On August 24, 2022, California Attorney General Rob Bonta announced a settlement with Sephora for violations of the California Consumer Privacy Act (CCPA). The action places online consumer tracking, analytics and advertising squarely in the regulatory crosshairs. “Sephora, like many online retailers, installs third-party companies’ tracking software on its website and in its app so that these third parties can monitor consumers as they shop,” the AG alleged, “. . . [and] when a company like Sephora utilizes third-party tracking technology without alerting consumers and giving them the opportunity to control their data, they deprive consumers of the ability to limit the proliferation of their data on the web.”
Specifically, the AG claimed that Sephora (1) failed to disclose to consumers that it was “selling” personal information by making personal information available to third parties via third-party website cookies; (2) failed to comply with associated requirements, such as posting a “Do Not Sell My Personal Information” link on its webpage; and (3) failed to honor user-enabled opt-out preference signals, such as the Global Privacy Control (GPC). Further, the AG alleged that Sephora failed to cure its violations within the CCPA’s prescribed thirty-day cure period following receipt of the AG’s violation notice.
Sephora ultimately settled with the AG, agreeing to pay $1.2M and comply with a consent decree requiring Sephora to disclose that it sells personal information, honor user-enabled opt-out requests, conduct regular reviews of its websites and apps to monitor its disclosures of personal information via those channels, and file reports with the AG regarding the same for the next few years.
1. Are disclosures of personal information via third-party cookies “sales” under the CCPA?
Maybe. CCPA Section 1798.140(t) defines “sell” to mean “selling, renting, releasing, disclosing, disseminating, making available, transferring, or otherwise communicating . . . a consumer’s personal information by the business to another business or third party for monetary or other valuable consideration.” But — like Sephora, many businesses use third-party website cookies for various purposes, including advertising, web analytics, performance, social media, and more. Are all these relationships “sales” of data?
The Sephora complaint and settlement suggest that, unless each cookie fits within an exemption to the definition of “sale,” then the answer to that question may be “Yes.” Under the CCPA and amendments thereto enacted by the California Privacy Rights Act (CPRA), there are two relevant exceptions to what constitutes a “sale” — the “service provider” exception and the “directed disclosure” exception. In the Sephora complaint and settlement, only the “service provider” exception is discussed.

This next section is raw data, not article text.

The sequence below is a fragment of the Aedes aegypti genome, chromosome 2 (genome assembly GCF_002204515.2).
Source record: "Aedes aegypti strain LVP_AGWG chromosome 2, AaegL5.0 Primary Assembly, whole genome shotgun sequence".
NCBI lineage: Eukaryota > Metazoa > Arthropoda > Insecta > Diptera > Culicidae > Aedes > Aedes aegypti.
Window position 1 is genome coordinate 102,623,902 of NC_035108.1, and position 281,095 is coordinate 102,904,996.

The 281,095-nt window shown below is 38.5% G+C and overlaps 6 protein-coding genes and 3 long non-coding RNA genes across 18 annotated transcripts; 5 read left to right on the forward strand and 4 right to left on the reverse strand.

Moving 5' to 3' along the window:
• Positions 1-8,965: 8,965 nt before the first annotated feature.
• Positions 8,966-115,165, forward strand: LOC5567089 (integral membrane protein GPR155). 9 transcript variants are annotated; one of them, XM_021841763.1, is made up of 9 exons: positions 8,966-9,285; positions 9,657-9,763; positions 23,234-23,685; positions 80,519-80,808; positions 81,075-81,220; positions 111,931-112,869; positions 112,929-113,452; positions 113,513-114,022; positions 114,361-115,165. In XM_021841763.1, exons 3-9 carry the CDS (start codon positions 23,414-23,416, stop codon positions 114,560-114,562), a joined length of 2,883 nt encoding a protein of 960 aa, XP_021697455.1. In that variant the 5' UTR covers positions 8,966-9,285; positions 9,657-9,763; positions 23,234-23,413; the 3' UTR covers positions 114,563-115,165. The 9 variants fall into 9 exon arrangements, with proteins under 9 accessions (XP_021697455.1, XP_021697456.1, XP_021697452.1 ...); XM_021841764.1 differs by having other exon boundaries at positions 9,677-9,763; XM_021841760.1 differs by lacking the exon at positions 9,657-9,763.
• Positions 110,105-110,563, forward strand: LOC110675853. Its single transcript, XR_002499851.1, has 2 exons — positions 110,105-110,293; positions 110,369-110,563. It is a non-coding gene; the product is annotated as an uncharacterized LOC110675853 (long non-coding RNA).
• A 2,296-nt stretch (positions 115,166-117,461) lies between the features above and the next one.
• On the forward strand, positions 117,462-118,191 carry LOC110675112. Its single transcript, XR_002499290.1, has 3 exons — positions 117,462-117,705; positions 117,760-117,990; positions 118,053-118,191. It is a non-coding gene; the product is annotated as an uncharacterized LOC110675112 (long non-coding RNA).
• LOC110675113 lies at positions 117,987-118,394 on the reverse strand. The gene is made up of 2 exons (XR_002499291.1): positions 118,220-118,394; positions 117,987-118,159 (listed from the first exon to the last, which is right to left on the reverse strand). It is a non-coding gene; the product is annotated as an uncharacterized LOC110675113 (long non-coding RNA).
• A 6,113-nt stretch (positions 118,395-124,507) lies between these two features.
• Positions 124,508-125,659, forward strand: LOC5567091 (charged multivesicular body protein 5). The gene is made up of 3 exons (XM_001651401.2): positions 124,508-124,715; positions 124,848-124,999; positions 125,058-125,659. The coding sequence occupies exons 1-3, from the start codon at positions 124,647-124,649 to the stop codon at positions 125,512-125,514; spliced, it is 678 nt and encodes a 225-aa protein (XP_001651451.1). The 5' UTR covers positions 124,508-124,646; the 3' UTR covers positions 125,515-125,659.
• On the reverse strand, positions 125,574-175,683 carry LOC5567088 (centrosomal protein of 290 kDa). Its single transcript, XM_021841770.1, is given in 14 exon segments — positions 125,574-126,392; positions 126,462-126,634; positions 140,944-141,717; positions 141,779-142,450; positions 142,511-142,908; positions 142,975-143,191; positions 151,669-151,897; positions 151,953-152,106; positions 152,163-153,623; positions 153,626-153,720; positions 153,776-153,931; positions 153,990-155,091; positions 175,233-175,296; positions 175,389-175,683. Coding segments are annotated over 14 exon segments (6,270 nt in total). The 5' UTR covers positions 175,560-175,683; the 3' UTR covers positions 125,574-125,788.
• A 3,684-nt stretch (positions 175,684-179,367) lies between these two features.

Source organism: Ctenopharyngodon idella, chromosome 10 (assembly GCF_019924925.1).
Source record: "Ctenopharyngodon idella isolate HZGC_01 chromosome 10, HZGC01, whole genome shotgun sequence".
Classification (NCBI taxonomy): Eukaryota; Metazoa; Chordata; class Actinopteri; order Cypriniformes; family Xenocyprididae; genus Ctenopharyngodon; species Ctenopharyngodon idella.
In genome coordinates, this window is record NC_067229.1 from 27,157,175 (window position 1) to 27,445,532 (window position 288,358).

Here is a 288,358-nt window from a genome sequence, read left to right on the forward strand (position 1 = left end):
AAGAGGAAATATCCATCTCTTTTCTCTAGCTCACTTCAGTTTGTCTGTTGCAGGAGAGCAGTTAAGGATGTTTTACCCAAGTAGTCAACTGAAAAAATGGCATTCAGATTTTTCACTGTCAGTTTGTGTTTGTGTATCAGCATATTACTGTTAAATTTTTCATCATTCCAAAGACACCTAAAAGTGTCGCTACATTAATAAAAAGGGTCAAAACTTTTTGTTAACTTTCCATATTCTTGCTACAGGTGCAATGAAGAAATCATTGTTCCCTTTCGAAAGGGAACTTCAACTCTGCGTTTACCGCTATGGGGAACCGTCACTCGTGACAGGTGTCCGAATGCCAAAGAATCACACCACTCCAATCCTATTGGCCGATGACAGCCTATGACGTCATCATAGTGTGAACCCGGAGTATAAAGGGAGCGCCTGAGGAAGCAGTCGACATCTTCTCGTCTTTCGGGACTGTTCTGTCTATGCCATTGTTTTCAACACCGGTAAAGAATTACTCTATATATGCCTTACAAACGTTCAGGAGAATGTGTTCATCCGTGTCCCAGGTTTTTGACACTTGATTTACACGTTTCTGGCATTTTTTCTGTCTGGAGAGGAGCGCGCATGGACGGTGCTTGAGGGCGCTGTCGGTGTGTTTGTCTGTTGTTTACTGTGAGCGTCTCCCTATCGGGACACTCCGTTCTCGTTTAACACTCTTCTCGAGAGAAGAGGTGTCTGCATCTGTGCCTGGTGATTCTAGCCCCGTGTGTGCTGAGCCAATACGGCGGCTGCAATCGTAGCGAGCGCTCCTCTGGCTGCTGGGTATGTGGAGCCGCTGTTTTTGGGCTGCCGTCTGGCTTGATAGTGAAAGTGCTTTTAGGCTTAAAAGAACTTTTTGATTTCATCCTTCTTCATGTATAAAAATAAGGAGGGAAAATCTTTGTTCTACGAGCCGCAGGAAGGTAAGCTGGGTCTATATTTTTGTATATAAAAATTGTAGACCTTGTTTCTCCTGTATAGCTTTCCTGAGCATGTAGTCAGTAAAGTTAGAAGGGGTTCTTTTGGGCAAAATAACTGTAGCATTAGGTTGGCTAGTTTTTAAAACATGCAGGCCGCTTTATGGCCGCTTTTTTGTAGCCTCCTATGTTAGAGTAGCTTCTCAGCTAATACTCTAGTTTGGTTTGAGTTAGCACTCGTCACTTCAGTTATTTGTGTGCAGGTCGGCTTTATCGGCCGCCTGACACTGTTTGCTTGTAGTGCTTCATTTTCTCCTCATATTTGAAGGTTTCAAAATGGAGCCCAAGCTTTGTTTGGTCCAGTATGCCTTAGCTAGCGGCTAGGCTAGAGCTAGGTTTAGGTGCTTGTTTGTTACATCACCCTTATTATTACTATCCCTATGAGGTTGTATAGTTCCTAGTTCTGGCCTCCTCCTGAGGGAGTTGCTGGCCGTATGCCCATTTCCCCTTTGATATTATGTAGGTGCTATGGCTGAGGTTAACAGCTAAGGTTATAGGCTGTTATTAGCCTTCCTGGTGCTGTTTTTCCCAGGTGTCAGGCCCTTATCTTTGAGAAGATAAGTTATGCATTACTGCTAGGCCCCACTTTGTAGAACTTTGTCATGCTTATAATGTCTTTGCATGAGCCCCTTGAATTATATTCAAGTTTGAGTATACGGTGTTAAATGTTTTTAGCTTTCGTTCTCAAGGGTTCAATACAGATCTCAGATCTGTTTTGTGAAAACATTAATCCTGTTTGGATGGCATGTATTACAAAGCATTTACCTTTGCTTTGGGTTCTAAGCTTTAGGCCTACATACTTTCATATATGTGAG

A business does not sell personal information when it discloses information to a “service provider.” Under the CCPA and CPRA, a service provider is an entity that processes personal information on behalf of a business. But there’s a catch — to be a service provider, an entity must have a written contract with the business prohibiting the entity from using personal information it receives or collects in the provision of services to the business for its own purposes. In the Sephora complaint and settlement, the AG focused on these contracts — alleging that Sephora did not have them in place and requiring them for any new service provider relationship.
But what about the “directed disclosure” exemption? Under this exemption, a business does not sell personal information when a consumer uses or directs the business to intentionally disclose their personal information. Many businesses have implemented cookie banners on their websites to rely on this “directed disclosure” exception. When the consumer clicks “accept” on the business’s cookie banner, so the argument goes, the consumer “directs” the business to disclose their personal information to the site’s third-party cookie providers — thus satisfying the exemption.
Notably, the Sephora complaint and final judgment say nothing about cookie banners or the directed disclosure exception. Thus, there still appears to be a valid argument that disclosures to third-party cookie hosts after a consumer clicks “Accept” on a cookie banner are not “sales” under the CCPA/CPRA. That said, it’s not clear that that argument aligns with the California AG’s or the California Privacy Protection Agency’s (CPPA) view of sales involving online tracking technologies. Notably, in the Sephora final judgment, the AG gave Sephora three options with regard to disclosures of personal information to entities that are not Sephora’s service providers — (1) comply with California Civil Code §§ 1798.120 and 1798.135 (treating such disclosures as “sales”); (2) enter into or amend its contract with the entity to make it a service provider; or (3) “cease making available personal information to that entity.” Conspicuously absent from that list is the option to post a cookie banner to utilize the directed disclosure exception from the definition of “sale.”